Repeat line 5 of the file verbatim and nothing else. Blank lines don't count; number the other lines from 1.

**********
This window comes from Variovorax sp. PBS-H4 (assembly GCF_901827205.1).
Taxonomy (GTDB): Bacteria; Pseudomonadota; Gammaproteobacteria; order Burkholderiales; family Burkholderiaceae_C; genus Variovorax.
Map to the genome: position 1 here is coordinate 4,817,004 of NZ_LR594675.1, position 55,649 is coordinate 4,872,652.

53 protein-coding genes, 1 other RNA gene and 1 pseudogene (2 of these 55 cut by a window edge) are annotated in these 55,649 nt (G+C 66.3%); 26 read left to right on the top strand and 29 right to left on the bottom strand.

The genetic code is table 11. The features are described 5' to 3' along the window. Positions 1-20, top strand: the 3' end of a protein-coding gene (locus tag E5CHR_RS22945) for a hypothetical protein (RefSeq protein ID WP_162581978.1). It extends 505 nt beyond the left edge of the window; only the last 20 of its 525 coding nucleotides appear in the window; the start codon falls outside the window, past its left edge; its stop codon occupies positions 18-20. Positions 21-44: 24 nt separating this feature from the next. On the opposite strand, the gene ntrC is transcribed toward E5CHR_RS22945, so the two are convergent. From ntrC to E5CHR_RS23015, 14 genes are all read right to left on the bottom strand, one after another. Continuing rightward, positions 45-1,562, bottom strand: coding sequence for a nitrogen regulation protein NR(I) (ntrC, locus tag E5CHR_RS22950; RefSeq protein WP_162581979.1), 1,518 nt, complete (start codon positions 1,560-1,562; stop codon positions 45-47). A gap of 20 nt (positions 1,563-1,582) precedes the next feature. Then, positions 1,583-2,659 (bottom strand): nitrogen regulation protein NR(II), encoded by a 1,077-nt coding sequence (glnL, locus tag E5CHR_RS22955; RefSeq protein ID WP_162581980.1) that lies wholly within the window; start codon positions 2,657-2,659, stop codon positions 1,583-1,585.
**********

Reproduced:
The genetic code is table 11. The features are described 5' to 3' along the window. Positions 1-20, top strand: the 3' end of a protein-coding gene (locus tag E5CHR_RS22945) for a hypothetical protein (RefSeq protein ID WP_162581978.1). It extends 505 nt beyond the left edge of the window; only the last 20 of its 525 coding nucleotides appear in the window; the start codon falls outside the window, past its left edge; its stop codon occupies positions 18-20. Positions 21-44: 24 nt separating this feature from the next. On the opposite strand, the gene ntrC is transcribed toward E5CHR_RS22945, so the two are convergent. From ntrC to E5CHR_RS23015, 14 genes are all read right to left on the bottom strand, one after another. Continuing rightward, positions 45-1,562, bottom strand: coding sequence for a nitrogen regulation protein NR(I) (ntrC, locus tag E5CHR_RS22950; RefSeq protein WP_162581979.1), 1,518 nt, complete (start codon positions 1,560-1,562; stop codon positions 45-47). A gap of 20 nt (positions 1,563-1,582) precedes the next feature. Then, positions 1,583-2,659 (bottom strand): nitrogen regulation protein NR(II), encoded by a 1,077-nt coding sequence (glnL, locus tag E5CHR_RS22955; RefSeq protein ID WP_162581980.1) that lies wholly within the window; start codon positions 2,657-2,659, stop codon positions 1,583-1,585.